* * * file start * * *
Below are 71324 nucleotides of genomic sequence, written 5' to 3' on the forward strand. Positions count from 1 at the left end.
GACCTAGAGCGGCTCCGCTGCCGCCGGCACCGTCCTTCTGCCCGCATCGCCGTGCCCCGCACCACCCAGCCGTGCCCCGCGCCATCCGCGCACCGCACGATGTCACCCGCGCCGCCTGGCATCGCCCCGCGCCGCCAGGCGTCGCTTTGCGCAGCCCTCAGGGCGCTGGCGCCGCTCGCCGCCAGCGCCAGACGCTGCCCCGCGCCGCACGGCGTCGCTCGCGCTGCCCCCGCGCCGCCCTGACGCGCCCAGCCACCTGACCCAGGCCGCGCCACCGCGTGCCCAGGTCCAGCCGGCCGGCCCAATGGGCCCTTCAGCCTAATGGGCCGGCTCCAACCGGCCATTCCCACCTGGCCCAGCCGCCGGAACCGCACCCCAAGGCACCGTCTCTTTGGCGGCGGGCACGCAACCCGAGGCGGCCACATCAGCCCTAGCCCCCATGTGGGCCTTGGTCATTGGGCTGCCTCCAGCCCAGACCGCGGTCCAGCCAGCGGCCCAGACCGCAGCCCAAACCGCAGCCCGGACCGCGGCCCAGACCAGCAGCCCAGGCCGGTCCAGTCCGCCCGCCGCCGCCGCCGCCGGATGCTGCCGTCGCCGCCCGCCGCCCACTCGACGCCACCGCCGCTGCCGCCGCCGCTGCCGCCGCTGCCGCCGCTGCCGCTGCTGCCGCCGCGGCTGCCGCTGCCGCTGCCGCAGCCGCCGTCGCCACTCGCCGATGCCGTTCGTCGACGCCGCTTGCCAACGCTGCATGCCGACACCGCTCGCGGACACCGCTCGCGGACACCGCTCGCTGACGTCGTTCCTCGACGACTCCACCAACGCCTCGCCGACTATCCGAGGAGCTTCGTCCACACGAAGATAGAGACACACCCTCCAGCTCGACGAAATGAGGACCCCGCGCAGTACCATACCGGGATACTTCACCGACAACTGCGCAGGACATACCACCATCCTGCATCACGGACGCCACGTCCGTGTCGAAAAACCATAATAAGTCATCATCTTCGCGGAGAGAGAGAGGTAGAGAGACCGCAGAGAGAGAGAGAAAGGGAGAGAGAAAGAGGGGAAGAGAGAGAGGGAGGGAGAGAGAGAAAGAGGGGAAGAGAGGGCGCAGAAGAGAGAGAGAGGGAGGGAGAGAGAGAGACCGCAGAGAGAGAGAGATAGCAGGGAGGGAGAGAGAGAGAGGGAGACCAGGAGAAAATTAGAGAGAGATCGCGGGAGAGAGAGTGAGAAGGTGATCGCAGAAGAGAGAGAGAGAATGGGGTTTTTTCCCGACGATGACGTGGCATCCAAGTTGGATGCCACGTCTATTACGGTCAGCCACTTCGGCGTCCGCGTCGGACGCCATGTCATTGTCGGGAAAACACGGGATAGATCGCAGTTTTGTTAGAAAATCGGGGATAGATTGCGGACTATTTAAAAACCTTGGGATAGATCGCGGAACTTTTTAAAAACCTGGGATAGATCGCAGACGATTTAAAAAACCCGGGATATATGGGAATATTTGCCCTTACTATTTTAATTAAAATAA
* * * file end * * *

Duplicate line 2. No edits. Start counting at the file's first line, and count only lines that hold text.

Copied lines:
GACCTAGAGCGGCTCCGCTGCCGCCGGCACCGTCCTTCTGCCCGCATCGCCGTGCCCCGCACCACCCAGCCGTGCCCCGCGCCATCCGCGCACCGCACGATGTCACCCGCGCCGCCTGGCATCGCCCCGCGCCGCCAGGCGTCGCTTTGCGCAGCCCTCAGGGCGCTGGCGCCGCTCGCCGCCAGCGCCAGACGCTGCCCCGCGCCGCACGGCGTCGCTCGCGCTGCCCCCGCGCCGCCCTGACGCGCCCAGCCACCTGACCCAGGCCGCGCCACCGCGTGCCCAGGTCCAGCCGGCCGGCCCAATGGGCCCTTCAGCCTAATGGGCCGGCTCCAACCGGCCATTCCCACCTGGCCCAGCCGCCGGAACCGCACCCCAAGGCACCGTCTCTTTGGCGGCGGGCACGCAACCCGAGGCGGCCACATCAGCCCTAGCCCCCATGTGGGCCTTGGTCATTGGGCTGCCTCCAGCCCAGACCGCGGTCCAGCCAGCGGCCCAGACCGCAGCCCAAACCGCAGCCCGGACCGCGGCCCAGACCAGCAGCCCAGGCCGGTCCAGTCCGCCCGCCGCCGCCGCCGCCGGATGCTGCCGTCGCCGCCCGCCGCCCACTCGACGCCACCGCCGCTGCCGCCGCCGCTGCCGCCGCTGCCGCCGCTGCCGCTGCTGCCGCCGCGGCTGCCGCTGCCGCTGCCGCAGCCGCCGTCGCCACTCGCCGATGCCGTTCGTCGACGCCGCTTGCCAACGCTGCATGCCGACACCGCTCGCGGACACCGCTCGCGGACACCGCTCGCTGACGTCGTTCCTCGACGACTCCACCAACGCCTCGCCGACTATCCGAGGAGCTTCGTCCACACGAAGATAGAGACACACCCTCCAGCTCGACGAAATGAGGACCCCGCGCAGTACCATACCGGGATACTTCACCGACAACTGCGCAGGACATACCACCATCCTGCATCACGGACGCCACGTCCGTGTCGAAAAACCATAATAAGTCATCATCTTCGCGGAGAGAGAGAGGTAGAGAGACCGCAGAGAGAGAGAGAAAGGGAGAGAGAAAGAGGGGAAGAGAGAGAGGGAGGGAGAGAGAGAAAGAGGGGAAGAGAGGGCGCAGAAGAGAGAGAGAGGGAGGGAGAGAGAGAGACCGCAGAGAGAGAGAGATAGCAGGGAGGGAGAGAGAGAGAGGGAGACCAGGAGAAAATTAGAGAGAGATCGCGGGAGAGAGAGTGAGAAGGTGATCGCAGAAGAGAGAGAGAGAATGGGGTTTTTTCCCGACGATGACGTGGCATCCAAGTTGGATGCCACGTCTATTACGGTCAGCCACTTCGGCGTCCGCGTCGGACGCCATGTCATTGTCGGGAAAACACGGGATAGATCGCAGTTTTGTTAGAAAATCGGGGATAGATTGCGGACTATTTAAAAACCTTGGGATAGATCGCGGAACTTTTTAAAAACCTGGGATAGATCGCAGACGATTTAAAAAACCCGGGATATATGGGAATATTTGCCCTTACTATTTTAATTAAAATAA